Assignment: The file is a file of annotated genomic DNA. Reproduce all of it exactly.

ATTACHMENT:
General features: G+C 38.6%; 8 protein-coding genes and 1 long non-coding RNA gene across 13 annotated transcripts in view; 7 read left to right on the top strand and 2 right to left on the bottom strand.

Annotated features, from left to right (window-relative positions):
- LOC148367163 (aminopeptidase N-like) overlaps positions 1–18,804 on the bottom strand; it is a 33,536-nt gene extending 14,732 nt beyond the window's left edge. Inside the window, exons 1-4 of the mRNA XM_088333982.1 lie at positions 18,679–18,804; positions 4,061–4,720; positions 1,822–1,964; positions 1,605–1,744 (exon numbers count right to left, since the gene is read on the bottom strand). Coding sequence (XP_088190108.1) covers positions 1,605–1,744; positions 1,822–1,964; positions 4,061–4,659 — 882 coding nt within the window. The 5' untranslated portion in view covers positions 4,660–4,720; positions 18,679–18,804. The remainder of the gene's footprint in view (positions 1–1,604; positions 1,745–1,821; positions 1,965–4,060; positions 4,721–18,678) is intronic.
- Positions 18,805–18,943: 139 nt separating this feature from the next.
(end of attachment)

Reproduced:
General features: G+C 38.6%; 8 protein-coding genes and 1 long non-coding RNA gene across 13 annotated transcripts in view; 7 read left to right on the top strand and 2 right to left on the bottom strand.

Annotated features, from left to right (window-relative positions):
- LOC148367163 (aminopeptidase N-like) overlaps positions 1–18,804 on the bottom strand; it is a 33,536-nt gene extending 14,732 nt beyond the window's left edge. Inside the window, exons 1-4 of the mRNA XM_088333982.1 lie at positions 18,679–18,804; positions 4,061–4,720; positions 1,822–1,964; positions 1,605–1,744 (exon numbers count right to left, since the gene is read on the bottom strand). Coding sequence (XP_088190108.1) covers positions 1,605–1,744; positions 1,822–1,964; positions 4,061–4,659 — 882 coding nt within the window. The 5' untranslated portion in view covers positions 4,660–4,720; positions 18,679–18,804. The remainder of the gene's footprint in view (positions 1–1,604; positions 1,745–1,821; positions 1,965–4,060; positions 4,721–18,678) is intronic.
- Positions 18,805–18,943: 139 nt separating this feature from the next.